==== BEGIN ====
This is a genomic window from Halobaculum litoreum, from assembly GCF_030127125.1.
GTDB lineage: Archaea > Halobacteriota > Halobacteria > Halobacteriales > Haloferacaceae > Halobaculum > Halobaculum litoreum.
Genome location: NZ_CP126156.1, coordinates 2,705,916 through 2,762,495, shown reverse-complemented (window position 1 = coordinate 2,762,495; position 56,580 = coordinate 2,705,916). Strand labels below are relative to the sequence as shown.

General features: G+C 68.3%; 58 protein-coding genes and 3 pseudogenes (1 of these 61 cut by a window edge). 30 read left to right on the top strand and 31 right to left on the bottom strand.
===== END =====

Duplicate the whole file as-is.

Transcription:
This is a genomic window from Halobaculum litoreum, from assembly GCF_030127125.1.
GTDB lineage: Archaea > Halobacteriota > Halobacteria > Halobacteriales > Haloferacaceae > Halobaculum > Halobaculum litoreum.
Genome location: NZ_CP126156.1, coordinates 2,705,916 through 2,762,495, shown reverse-complemented (window position 1 = coordinate 2,762,495; position 56,580 = coordinate 2,705,916). Strand labels below are relative to the sequence as shown.

General features: G+C 68.3%; 58 protein-coding genes and 3 pseudogenes (1 of these 61 cut by a window edge). 30 read left to right on the top strand and 31 right to left on the bottom strand.